For many years, Ubuntu Linux OS has been a lifesaver, bringing many older computers I have owned, inherited, and found, back to life. Since its release back in 2004, it has become one of the most powerful and popular Linux OS in history. First off, it’s impossible not to love something that does everything the expensive big boys do but does them for free.
Ubuntu Studio is similar to regular Ubuntu, but comes with a suite of software geared toward creatives and the productivity standards included in regular Ubuntu builds such as LibreOffice. Most of the software suite you find on Ubuntu Studio is Linux-based and available to download for free. And you can also find a free version for Mac and PC if you’re interested in trying them out on your computer.
Ubuntu Studio: Installation
Installing Ubuntu used to be easier. When I first started using Ubuntu on older machines, I would download the image and burn it to a CD-ROM or DVD (Remember those ?) and install it like any other OS. You can still do that, but most laptops today and even many desktops do not come with the DVD drive as standard equipment. So I downloaded the image files and burned them to a 32GB USB memory stick.
The easiest method was to download the Ubuntu Studio image and then download Unebootin to create the USB bootable stick. Those were the easy things to do. I then selected an Asus VivoBook 15 laptop with a 2.3-GHz AMD Ryzen 7 3700U CPU, AMD Radeon RX Vega 10 GPU, 12GB RAM and 512GB PCIe SSD.
With those solid specs and my bootable USB drive in hand, I went to start the installation. As anyone who has ever had to reinstall Windows 10 or restore Windows 10 knows, it can be a massive pain in you-know-what. They’ve overcomplicated getting to the BIOS to change your boot preference. Once upon a time, all you had to do was just hold down the F2 or F10 keys while the system was booting to get to the BIOS menu. I tried that method, and although I could get to it and made the changes, they never stuck, and at first, I couldn’t figure out why. So I got frustrated and had ice cream and took the night off.
Upon first light, I remembered that the last time I did a restore, I went through the settings menu in Windows 10, weaved my way to the Recovery page and selected Advanced startup with USB stick at the ready Next, I selected boot up from USB and was off to the races. By the way, the fastest way to get to the Recovery page is to simply go into settings, type BIOS in the search bar, and it will take you right there.
After that, it was all a piece of cake. When Ubuntu starts to install, it will ask you about partitioning the hard drive or wiping it clean and installing. I chose to partition and install to use Ubuntu Studio and see how it does against my PC and MacBook.
Ubuntu Studio design: Appearance
No matter what rendition of Ubuntu I use, it always feels like it has taken the best parts of Windows and Mac and melded them together. Ubuntu Studio uses the KDE plasma user interface over the Ubuntu kernel. It’s spotless with its navy blue and graphic background that kind of looks like a wrong tattoo decision after a long night out. If you want to change the appearance, just click on the start button (a blue orb) on the upper left-hand side. You can alter certain aspects like background and color scheme like you would any other OS.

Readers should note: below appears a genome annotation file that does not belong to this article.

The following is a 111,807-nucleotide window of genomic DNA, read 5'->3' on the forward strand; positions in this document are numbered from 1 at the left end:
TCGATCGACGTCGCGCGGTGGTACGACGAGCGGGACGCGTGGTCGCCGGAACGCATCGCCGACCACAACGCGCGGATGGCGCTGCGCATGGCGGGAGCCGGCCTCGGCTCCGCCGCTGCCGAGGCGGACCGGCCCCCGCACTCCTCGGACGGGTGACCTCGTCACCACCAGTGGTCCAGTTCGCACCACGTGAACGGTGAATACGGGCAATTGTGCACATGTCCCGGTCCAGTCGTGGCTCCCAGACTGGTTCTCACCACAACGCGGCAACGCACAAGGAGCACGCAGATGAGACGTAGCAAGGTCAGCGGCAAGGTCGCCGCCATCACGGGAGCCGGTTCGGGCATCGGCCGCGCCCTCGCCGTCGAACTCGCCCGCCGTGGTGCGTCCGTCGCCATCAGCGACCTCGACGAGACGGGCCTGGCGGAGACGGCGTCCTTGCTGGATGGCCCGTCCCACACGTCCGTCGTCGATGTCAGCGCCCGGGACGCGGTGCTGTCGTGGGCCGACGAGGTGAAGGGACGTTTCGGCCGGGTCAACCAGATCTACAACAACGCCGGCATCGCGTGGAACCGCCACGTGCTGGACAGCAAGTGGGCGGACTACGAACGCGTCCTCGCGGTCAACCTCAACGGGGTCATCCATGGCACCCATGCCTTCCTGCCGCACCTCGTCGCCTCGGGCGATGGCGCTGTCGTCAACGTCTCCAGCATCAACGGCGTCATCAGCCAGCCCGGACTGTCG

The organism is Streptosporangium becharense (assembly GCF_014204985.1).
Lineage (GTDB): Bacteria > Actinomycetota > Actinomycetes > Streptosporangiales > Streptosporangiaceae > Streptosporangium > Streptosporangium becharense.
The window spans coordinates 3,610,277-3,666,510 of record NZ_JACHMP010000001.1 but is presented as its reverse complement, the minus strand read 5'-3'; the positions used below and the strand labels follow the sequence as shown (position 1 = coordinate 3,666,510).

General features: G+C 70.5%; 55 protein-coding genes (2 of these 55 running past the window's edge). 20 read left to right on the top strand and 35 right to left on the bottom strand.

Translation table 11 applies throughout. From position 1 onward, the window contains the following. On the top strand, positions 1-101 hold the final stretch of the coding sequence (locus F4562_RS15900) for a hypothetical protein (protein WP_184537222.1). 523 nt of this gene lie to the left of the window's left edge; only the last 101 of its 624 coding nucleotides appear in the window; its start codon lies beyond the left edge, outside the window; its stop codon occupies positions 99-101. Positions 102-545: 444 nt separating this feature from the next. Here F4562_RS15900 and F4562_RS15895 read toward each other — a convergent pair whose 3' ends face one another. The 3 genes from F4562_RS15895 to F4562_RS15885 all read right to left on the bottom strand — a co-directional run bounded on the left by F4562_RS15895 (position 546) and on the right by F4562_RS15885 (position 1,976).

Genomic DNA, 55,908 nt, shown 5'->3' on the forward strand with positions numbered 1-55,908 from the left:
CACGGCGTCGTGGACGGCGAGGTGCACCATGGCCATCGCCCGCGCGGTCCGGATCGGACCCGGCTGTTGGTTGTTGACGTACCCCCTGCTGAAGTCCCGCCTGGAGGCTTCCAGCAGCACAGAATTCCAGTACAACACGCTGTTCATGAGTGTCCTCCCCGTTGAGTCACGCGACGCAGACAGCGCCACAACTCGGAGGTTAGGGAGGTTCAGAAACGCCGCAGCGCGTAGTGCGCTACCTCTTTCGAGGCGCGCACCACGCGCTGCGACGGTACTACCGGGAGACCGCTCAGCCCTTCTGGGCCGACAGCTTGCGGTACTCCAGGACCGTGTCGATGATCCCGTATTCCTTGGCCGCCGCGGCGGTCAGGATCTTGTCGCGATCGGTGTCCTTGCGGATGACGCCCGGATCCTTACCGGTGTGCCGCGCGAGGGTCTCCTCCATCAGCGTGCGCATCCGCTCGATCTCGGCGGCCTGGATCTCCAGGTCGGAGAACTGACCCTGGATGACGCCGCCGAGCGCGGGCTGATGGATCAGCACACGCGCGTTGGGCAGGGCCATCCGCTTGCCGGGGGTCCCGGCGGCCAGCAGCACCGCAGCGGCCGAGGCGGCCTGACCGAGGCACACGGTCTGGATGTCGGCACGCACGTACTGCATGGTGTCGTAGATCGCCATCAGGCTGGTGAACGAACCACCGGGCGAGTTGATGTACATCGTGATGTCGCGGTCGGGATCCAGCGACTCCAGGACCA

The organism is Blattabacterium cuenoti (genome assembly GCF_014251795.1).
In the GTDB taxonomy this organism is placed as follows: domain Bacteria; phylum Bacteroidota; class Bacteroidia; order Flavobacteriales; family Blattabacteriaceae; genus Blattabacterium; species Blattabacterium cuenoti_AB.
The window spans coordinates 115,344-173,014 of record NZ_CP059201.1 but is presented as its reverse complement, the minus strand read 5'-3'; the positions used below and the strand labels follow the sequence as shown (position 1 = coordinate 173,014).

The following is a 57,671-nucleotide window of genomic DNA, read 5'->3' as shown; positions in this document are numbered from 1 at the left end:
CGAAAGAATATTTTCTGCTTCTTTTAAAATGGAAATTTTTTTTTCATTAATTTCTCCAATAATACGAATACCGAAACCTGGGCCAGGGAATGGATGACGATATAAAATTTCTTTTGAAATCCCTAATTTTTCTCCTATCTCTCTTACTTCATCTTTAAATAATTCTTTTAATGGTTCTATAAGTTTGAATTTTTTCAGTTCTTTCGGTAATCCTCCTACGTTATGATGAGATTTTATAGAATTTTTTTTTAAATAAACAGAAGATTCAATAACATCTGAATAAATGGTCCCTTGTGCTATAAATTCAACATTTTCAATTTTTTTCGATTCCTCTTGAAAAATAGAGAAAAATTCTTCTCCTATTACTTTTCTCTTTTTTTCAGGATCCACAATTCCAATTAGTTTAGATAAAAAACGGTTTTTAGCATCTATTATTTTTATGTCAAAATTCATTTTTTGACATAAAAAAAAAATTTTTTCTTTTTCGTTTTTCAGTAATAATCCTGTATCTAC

On the main page, you will find the Home file, File System, Trash bin, and OS icon. In the upper left-hand corner is the Start button, which takes you to all your other applications and system settings. You’ll find a systems tray on the upper-right-hand corner with an alert bell, Bluetooth, Wi-Fi, Battery life, and volume icons. There’s also the date and time. And that’s it; there are no pop-up toolbars to speak of or notifications surfacing to annoy you.
Each icon, when clicked, has a simple drop-down menu that provides you with the standard options you will find on any OS. If you’re unfamiliar with Ubuntu, it takes a few mins to find things. But it’s the same experience overall and you will learn how to move around quickly. The stripped-down interface will remind you of an earlier, yet tighter version of Windows and macOS. Honestly, I wish the team over at Google would take some notes for Chrome OS.
Ubuntu used to suffer from lag when using the mouse pad or mouse and the UI used to feel a little cartoonish, but both complaints have been remedied. It boots up quickly, and it runs smoothly.
Because Ubuntu is free, you may expect adware or bloatware of some kind, but there’s none. When you click on the blue orb start button, a drop-down menu appears with a search bar, and beneath it is a list broken down into genres of apps. When you click on the icon for that genre, the corresponding software will appear within the dropdown menu on the right.
Ubuntu Studio: Creative Software suites
It’s not called Ubuntu Studio for nothing. It comes with a plethora of software dedicated to creating all kinds of content, from video, audio, graphics and photography. Pressing the Blue start button will call up a drop-down menu where you will find production software broken down by genre: audio, video, graphic design and photography. There’s an overwhelming amount of software options, many of which are unnecessary.
I wish whoever put this together would’ve tested each out and then put the best ones in the OS instead of leaving it to the user to try them all and find out for themselves.
Whether it’s macOS or Windows, both come with proprietary software. However, on Windows, that software is usually pretty basic (I’m looking at you MS Paint) or is just awful (MS video editor). If you’re using a Mac, you know iMovie is a fine video editor and you can do some incredible things in Garageband.